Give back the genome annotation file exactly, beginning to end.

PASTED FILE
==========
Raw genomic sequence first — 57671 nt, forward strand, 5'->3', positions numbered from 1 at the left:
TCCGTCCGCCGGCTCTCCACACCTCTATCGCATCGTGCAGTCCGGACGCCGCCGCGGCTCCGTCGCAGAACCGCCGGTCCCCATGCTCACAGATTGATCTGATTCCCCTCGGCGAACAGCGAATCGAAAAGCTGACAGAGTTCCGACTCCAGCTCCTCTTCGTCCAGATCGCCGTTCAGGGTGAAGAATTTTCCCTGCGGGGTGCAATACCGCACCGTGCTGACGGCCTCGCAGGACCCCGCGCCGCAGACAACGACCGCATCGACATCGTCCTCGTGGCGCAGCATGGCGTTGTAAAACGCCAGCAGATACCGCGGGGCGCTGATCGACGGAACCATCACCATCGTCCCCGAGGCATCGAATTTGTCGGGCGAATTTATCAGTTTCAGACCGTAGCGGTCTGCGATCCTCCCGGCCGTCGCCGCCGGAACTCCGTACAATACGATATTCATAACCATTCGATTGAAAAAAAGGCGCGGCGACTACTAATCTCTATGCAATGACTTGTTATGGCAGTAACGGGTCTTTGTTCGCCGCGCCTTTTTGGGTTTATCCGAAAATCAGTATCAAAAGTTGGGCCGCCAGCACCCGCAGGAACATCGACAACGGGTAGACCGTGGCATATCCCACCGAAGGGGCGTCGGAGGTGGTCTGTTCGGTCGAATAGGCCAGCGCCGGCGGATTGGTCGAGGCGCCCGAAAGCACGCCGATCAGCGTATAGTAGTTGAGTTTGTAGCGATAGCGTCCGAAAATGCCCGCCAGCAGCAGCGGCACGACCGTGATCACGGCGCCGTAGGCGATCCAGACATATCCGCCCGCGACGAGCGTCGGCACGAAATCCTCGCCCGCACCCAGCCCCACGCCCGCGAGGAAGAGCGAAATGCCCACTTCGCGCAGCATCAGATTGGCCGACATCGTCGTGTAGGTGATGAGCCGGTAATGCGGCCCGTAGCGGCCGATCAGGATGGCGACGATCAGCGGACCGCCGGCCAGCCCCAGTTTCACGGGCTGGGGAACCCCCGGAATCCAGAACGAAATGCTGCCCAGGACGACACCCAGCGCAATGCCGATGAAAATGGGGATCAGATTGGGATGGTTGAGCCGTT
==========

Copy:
Raw genomic sequence first — 57671 nt, forward strand, 5'->3', positions numbered from 1 at the left:
TCCGTCCGCCGGCTCTCCACACCTCTATCGCATCGTGCAGTCCGGACGCCGCCGCGGCTCCGTCGCAGAACCGCCGGTCCCCATGCTCACAGATTGATCTGATTCCCCTCGGCGAACAGCGAATCGAAAAGCTGACAGAGTTCCGACTCCAGCTCCTCTTCGTCCAGATCGCCGTTCAGGGTGAAGAATTTTCCCTGCGGGGTGCAATACCGCACCGTGCTGACGGCCTCGCAGGACCCCGCGCCGCAGACAACGACCGCATCGACATCGTCCTCGTGGCGCAGCATGGCGTTGTAAAACGCCAGCAGATACCGCGGGGCGCTGATCGACGGAACCATCACCATCGTCCCCGAGGCATCGAATTTGTCGGGCGAATTTATCAGTTTCAGACCGTAGCGGTCTGCGATCCTCCCGGCCGTCGCCGCCGGAACTCCGTACAATACGATATTCATAACCATTCGATTGAAAAAAAGGCGCGGCGACTACTAATCTCTATGCAATGACTTGTTATGGCAGTAACGGGTCTTTGTTCGCCGCGCCTTTTTGGGTTTATCCGAAAATCAGTATCAAAAGTTGGGCCGCCAGCACCCGCAGGAACATCGACAACGGGTAGACCGTGGCATATCCCACCGAAGGGGCGTCGGAGGTGGTCTGTTCGGTCGAATAGGCCAGCGCCGGCGGATTGGTCGAGGCGCCCGAAAGCACGCCGATCAGCGTATAGTAGTTGAGTTTGTAGCGATAGCGTCCGAAAATGCCCGCCAGCAGCAGCGGCACGACCGTGATCACGGCGCCGTAGGCGATCCAGACATATCCGCCCGCGACGAGCGTCGGCACGAAATCCTCGCCCGCACCCAGCCCCACGCCCGCGAGGAAGAGCGAAATGCCCACTTCGCGCAGCATCAGATTGGCCGACATCGTCGTGTAGGTGATGAGCCGGTAATGCGGCCCGTAGCGGCCGATCAGGATGGCGACGATCAGCGGACCGCCGGCCAGCCCCAGTTTCACGGGCTGGGGAACCCCCGGAATCCAGAACGAAATGCTGCCCAGGACGACACCCAGCGCAATGCCGATGAAAATGGGGATCAGATTGGGATGGTTGAGCCGTT